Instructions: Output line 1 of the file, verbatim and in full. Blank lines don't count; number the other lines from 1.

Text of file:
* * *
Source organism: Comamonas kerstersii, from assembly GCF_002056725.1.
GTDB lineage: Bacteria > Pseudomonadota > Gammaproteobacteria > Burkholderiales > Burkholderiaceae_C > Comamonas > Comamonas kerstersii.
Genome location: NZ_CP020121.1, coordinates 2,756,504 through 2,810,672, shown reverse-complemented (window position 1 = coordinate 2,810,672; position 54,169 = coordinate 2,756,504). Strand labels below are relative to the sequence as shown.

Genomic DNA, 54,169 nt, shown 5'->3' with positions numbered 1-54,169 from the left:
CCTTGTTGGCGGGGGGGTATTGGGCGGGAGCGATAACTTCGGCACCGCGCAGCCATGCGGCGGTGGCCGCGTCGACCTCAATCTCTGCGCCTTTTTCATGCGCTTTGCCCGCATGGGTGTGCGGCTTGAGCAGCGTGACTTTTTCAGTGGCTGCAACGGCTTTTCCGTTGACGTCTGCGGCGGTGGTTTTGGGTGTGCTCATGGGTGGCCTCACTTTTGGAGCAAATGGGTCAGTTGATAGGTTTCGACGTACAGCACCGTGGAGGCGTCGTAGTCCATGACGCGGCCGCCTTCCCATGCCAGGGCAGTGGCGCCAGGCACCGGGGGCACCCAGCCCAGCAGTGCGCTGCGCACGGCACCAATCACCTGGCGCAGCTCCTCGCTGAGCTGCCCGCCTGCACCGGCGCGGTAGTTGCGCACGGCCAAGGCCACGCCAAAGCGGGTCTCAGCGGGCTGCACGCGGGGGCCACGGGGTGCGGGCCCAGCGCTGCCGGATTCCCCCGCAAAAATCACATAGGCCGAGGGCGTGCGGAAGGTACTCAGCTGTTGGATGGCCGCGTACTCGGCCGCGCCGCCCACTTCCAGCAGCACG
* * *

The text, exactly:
Source organism: Comamonas kerstersii, from assembly GCF_002056725.1.